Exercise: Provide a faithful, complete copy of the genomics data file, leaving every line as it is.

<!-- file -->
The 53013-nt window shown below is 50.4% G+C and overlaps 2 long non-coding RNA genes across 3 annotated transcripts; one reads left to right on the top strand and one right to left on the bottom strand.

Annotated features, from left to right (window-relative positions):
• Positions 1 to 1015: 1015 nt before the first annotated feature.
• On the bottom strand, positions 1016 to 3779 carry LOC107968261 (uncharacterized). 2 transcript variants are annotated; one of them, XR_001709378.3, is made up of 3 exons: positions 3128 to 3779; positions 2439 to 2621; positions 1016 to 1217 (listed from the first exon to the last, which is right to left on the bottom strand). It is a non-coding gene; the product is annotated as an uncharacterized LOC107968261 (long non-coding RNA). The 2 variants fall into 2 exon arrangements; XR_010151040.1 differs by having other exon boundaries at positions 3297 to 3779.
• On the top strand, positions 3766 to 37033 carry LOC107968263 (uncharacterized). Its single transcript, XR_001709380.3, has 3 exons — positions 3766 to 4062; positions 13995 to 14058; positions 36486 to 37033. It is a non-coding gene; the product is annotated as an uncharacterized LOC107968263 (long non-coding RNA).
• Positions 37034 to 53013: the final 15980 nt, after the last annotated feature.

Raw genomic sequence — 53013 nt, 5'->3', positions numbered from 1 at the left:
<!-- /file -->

The 53013-nt window shown below is 50.4% G+C and overlaps 2 long non-coding RNA genes across 3 annotated transcripts; one reads left to right on the top strand and one right to left on the bottom strand.

Annotated features, from left to right (window-relative positions):
• Positions 1 to 1015: 1015 nt before the first annotated feature.
• On the bottom strand, positions 1016 to 3779 carry LOC107968261 (uncharacterized). 2 transcript variants are annotated; one of them, XR_001709378.3, is made up of 3 exons: positions 3128 to 3779; positions 2439 to 2621; positions 1016 to 1217 (listed from the first exon to the last, which is right to left on the bottom strand). It is a non-coding gene; the product is annotated as an uncharacterized LOC107968261 (long non-coding RNA). The 2 variants fall into 2 exon arrangements; XR_010151040.1 differs by having other exon boundaries at positions 3297 to 3779.
• On the top strand, positions 3766 to 37033 carry LOC107968263 (uncharacterized). Its single transcript, XR_001709380.3, has 3 exons — positions 3766 to 4062; positions 13995 to 14058; positions 36486 to 37033. It is a non-coding gene; the product is annotated as an uncharacterized LOC107968263 (long non-coding RNA).
• Positions 37034 to 53013: the final 15980 nt, after the last annotated feature.

Raw genomic sequence — 53013 nt, 5'->3', positions numbered from 1 at the left: